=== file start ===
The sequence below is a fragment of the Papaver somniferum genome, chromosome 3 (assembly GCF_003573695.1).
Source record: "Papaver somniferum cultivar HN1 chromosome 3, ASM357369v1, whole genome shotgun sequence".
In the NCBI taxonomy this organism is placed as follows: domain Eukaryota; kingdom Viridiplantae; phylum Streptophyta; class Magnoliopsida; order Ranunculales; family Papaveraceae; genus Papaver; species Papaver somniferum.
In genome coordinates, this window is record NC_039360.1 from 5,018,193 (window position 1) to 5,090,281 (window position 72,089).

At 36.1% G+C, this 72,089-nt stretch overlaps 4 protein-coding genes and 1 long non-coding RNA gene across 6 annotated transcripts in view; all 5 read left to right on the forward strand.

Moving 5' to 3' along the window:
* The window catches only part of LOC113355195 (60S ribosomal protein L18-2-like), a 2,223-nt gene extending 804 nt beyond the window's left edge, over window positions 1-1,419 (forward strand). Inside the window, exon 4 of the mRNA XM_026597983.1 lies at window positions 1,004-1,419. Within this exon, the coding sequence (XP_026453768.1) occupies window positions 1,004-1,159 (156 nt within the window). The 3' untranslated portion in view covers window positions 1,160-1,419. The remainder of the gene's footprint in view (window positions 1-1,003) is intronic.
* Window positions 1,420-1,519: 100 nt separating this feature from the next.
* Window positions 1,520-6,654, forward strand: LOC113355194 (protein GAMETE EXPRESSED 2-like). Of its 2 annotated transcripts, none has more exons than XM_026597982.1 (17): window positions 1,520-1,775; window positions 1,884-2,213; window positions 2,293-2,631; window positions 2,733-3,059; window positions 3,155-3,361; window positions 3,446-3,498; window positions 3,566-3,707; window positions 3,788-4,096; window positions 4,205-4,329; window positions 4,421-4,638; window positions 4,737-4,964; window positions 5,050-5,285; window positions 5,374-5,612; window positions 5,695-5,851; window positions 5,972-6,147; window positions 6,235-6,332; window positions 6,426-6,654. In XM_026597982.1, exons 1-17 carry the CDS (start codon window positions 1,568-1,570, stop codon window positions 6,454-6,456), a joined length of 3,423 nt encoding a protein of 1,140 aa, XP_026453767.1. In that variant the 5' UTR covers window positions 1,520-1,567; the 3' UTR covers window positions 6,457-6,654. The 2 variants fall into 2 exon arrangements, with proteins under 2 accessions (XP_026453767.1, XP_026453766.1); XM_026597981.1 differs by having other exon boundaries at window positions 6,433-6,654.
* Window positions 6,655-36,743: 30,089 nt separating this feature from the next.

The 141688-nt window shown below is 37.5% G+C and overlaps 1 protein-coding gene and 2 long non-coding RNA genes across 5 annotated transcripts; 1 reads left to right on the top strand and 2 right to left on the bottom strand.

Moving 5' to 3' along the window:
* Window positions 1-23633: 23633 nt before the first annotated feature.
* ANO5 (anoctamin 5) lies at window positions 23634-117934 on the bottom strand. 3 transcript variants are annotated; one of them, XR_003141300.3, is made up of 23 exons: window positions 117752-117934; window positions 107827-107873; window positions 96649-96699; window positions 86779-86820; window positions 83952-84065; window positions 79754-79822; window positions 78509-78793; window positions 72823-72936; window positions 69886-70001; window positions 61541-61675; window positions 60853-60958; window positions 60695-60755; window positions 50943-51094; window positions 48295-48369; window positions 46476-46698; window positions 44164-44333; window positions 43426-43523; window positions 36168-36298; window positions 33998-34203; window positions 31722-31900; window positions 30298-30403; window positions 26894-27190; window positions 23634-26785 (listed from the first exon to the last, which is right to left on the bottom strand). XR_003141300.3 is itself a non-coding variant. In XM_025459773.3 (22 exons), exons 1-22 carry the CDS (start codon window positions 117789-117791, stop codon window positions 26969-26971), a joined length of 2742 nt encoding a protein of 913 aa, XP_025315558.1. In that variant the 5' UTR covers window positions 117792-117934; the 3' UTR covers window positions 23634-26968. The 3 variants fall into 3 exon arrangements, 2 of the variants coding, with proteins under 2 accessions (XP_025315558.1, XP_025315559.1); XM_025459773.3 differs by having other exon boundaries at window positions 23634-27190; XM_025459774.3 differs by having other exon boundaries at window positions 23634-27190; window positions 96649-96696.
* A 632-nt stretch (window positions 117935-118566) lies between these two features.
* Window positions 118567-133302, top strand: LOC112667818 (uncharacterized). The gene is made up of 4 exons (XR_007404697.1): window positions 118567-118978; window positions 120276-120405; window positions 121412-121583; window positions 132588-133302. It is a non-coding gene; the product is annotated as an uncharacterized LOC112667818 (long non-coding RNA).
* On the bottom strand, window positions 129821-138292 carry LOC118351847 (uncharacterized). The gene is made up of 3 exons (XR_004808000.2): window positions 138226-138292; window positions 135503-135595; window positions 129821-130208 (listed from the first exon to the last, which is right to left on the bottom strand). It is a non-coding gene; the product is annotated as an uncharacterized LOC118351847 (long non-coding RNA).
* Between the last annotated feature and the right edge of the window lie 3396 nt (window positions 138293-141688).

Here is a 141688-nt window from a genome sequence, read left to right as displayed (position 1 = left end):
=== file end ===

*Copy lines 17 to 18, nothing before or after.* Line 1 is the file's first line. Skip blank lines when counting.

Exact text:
* On the bottom strand, window positions 129821-138292 carry LOC118351847 (uncharacterized). The gene is made up of 3 exons (XR_004808000.2): window positions 138226-138292; window positions 135503-135595; window positions 129821-130208 (listed from the first exon to the last, which is right to left on the bottom strand). It is a non-coding gene; the product is annotated as an uncharacterized LOC118351847 (long non-coding RNA).
* Between the last annotated feature and the right edge of the window lie 3396 nt (window positions 138293-141688).